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I have a string in ruby like this:

str = "AABBCCDDEEFFGGHHIIJJ01020304050607080910"
# 20 letters and 20 numbers in this case

I want to split this in half, which I can do like this:

str[0, str.length/2]


str.split(0, str.length/2)

After that, I need to make arrays with the chars but with length 2 for each element like this:

["AA", "BB", "CC", "DD", "EE", "FF", "GG", "HH", "II", "JJ"],
[01, 02, 03, 04, 05, 06, 07, 08, 09, 10]

The problem is, I can't find a concise way to convert this string. I can do something like this

arr = []
while str.length > 0 do
  arr << str[0, 1]
  str[0, 1] = ""

but I rather want something like str.split(2), and the length of the string may change anytime.

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2 Answers 2

up vote 17 down vote accepted

How about this?

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this worked for me, thanks – Nicos Karalis Aug 20 '12 at 14:59
A quick-and-dirty benchmark (Ruby 1.9) shows the is about 3 times slower than the scan-based benchmark. > Benchmark.measure { SecureRandom.hex(12_000_000).scan(/.{,7}/) } => 2.280000 0.090000 2.370000 ( 2.362817) > Benchmark.measure { SecureRandom.hex(12_000_000).chars.each_slice(8).map(&:join) } => 6.780000 0.240000 7.020000 ( 7.015237) – mezis Nov 17 '12 at 16:53
The scan(/.{100}/) method will leave off the last piece smaller than 100 chars, so I see some people suggesting scan(/.{1,100}/) instead, but this is erratic, and sometimes splits at odd boundaries in long strings. This each_slice method worked much more reliably for me. – Dave Jun 5 '13 at 12:11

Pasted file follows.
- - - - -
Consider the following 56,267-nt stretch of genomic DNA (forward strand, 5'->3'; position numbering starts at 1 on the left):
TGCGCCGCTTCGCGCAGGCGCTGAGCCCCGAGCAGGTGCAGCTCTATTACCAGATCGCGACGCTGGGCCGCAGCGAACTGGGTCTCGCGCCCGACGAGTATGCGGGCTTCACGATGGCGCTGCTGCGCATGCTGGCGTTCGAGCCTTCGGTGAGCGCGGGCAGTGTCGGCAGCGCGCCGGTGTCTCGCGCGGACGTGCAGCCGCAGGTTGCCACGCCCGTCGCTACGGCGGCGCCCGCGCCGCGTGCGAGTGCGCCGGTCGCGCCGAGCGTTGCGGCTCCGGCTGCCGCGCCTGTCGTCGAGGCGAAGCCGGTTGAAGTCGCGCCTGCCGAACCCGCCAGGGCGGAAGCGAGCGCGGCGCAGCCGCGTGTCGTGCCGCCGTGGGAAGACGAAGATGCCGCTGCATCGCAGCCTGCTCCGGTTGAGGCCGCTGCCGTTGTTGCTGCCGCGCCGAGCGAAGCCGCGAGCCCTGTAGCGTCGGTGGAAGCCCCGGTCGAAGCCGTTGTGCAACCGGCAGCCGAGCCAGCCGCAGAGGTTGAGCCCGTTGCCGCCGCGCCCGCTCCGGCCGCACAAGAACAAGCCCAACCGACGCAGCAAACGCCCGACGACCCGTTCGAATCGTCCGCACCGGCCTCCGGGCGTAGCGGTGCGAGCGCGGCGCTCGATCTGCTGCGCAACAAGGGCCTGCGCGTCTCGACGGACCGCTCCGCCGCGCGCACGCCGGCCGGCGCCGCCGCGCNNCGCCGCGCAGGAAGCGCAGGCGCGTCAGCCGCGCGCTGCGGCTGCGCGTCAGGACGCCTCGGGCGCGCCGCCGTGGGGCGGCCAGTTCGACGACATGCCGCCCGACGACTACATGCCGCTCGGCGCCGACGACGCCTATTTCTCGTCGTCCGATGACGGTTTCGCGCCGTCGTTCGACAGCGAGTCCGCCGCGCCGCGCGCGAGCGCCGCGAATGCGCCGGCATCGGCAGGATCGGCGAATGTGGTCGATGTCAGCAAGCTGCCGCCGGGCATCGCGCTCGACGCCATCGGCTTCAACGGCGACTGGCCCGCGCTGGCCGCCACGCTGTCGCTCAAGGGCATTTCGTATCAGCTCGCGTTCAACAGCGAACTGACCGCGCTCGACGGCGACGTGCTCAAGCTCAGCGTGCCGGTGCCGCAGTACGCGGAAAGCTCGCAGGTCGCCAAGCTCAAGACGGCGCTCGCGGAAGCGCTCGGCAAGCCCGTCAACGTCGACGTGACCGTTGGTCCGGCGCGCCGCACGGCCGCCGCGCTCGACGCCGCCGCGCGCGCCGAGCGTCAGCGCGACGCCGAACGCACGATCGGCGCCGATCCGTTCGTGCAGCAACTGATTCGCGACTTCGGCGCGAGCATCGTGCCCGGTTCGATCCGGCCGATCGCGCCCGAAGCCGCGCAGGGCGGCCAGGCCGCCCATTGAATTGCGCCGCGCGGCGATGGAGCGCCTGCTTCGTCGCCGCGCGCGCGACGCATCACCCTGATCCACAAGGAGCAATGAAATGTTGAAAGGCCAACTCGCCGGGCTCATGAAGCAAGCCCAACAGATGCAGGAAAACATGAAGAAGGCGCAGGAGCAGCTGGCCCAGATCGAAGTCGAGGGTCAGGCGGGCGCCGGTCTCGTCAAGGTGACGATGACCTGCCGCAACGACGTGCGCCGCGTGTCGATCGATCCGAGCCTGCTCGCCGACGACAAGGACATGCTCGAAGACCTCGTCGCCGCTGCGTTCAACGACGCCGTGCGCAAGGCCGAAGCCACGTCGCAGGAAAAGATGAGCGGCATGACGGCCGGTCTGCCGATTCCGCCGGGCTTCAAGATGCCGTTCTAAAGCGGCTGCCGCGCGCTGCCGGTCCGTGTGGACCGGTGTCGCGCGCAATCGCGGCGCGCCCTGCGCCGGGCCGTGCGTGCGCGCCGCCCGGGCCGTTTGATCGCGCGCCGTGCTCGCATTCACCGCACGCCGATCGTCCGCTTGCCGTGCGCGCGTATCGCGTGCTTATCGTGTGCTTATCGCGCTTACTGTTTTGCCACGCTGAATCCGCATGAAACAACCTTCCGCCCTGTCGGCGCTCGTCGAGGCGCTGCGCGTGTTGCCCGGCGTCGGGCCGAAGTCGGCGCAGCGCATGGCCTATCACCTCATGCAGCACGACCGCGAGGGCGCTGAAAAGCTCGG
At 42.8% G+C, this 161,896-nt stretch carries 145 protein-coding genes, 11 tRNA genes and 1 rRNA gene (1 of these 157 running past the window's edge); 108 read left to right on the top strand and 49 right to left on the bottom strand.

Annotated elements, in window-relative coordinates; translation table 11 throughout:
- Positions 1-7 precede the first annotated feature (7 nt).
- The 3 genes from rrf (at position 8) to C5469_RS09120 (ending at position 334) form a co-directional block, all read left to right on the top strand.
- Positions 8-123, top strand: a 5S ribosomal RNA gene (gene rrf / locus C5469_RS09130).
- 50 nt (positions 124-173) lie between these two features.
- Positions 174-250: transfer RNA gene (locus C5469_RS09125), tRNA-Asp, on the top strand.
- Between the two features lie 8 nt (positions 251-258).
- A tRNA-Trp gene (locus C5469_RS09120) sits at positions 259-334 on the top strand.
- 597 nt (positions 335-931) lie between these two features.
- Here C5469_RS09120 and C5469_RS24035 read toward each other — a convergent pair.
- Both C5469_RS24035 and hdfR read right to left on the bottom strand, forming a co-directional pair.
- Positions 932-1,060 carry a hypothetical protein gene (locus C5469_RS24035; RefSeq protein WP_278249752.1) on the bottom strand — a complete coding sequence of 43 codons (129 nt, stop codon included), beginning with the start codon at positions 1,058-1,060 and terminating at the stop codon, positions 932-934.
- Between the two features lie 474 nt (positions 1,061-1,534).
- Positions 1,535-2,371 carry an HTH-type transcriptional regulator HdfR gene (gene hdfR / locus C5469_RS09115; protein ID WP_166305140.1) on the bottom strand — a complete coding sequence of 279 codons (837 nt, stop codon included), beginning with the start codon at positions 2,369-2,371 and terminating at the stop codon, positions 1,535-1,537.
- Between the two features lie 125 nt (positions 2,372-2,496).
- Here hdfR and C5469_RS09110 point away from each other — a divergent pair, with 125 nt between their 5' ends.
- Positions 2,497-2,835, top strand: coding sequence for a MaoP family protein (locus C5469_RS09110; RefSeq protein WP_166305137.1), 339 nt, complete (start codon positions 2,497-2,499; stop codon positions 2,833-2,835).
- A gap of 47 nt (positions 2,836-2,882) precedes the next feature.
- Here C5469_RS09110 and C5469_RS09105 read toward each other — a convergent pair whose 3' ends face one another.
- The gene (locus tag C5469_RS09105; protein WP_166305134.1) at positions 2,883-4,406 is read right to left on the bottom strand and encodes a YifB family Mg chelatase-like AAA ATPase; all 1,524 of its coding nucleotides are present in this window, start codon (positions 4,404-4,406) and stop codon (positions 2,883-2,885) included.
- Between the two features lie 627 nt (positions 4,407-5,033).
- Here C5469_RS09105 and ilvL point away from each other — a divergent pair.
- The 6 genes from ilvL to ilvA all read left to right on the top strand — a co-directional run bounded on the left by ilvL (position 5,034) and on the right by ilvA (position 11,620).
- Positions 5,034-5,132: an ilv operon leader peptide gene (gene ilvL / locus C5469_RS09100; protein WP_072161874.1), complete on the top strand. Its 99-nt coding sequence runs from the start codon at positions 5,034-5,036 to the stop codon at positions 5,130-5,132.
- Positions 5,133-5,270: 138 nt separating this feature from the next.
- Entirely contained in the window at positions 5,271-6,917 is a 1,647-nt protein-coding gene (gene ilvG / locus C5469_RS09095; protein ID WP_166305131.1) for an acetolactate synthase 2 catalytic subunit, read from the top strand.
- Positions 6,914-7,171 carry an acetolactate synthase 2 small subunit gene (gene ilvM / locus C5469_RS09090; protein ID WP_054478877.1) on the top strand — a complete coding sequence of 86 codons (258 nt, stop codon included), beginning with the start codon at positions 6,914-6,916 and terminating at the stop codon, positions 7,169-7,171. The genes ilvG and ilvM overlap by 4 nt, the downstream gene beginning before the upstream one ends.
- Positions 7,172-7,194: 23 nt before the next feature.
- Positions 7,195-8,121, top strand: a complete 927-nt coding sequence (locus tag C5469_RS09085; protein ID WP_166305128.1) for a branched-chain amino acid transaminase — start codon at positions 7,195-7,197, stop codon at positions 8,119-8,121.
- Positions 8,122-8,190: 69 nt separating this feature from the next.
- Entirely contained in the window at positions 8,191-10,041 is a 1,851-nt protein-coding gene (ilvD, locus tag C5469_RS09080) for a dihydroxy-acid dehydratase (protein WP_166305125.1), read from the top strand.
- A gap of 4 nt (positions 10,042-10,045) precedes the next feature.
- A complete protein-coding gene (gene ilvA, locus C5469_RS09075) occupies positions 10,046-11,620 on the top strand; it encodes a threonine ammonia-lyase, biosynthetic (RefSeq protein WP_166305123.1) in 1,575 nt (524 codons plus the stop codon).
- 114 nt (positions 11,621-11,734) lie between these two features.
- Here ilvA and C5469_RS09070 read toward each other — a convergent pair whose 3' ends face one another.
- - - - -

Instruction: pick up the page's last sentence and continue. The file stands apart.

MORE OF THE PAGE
You could use the scan method:

1.9.3p194 :004 > a = 'AABBCCDDEEC'
1.9.3p194 :005 > a.scan(/.{1,2}/)
 => ["AA", "BB", "CC", "DD", "EE", "C"] 
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this worked too, but i prefer the @MichaelKohl way thanks, anyway – Nicos Karalis Aug 20 '12 at 15:00
No worries, I just thought it was worth posting this answer, as it uses just a method instead of three. But whatever fits you is allright :) – davids Aug 20 '12 at 15:07
Very nice! Since you can interpolate regular expressions like strings, you could even use it like this: scan(/.{1,#{size}}/) – Michael Kohl Aug 20 '12 at 16:27
Thanks @MichaelKohl !! I hadn't thought about the interpolation thing, it's always a pleasure to learn from people with a deep knowledge like you :) By the way, could you explain me, in brief, what &:join means in your answer? – davids Aug 20 '12 at 23:22
Sure: str.chars.each_slice(2) returns an Enumerator for the string, which will yield a 2 element array. We then map over the arrays and join the two single-letter strings together. &:join uses the Symbol#to_proc shortcut. The long form would be map { |arr| arr.join }. – Michael Kohl Aug 21 '12 at 7:10

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